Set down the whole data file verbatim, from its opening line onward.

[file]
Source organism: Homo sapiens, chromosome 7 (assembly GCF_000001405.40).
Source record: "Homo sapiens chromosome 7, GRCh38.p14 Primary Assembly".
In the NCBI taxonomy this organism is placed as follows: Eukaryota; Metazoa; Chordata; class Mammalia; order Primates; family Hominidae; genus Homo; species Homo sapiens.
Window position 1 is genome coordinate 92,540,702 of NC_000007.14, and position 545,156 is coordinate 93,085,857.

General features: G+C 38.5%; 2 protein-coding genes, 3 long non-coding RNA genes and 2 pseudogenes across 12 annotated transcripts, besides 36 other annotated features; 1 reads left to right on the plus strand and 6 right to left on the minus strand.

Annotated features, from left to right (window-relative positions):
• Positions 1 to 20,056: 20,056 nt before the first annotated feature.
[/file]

Source organism: Homo sapiens, chromosome 7 (assembly GCF_000001405.40).
Source record: "Homo sapiens chromosome 7, GRCh38.p14 Primary Assembly".
In the NCBI taxonomy this organism is placed as follows: Eukaryota; Metazoa; Chordata; class Mammalia; order Primates; family Hominidae; genus Homo; species Homo sapiens.
Window position 1 is genome coordinate 92,540,702 of NC_000007.14, and position 545,156 is coordinate 93,085,857.

General features: G+C 38.5%; 2 protein-coding genes, 3 long non-coding RNA genes and 2 pseudogenes across 12 annotated transcripts, besides 36 other annotated features; 1 reads left to right on the plus strand and 6 right to left on the minus strand.

Annotated features, from left to right (window-relative positions):
• Positions 1 to 20,056: 20,056 nt before the first annotated feature.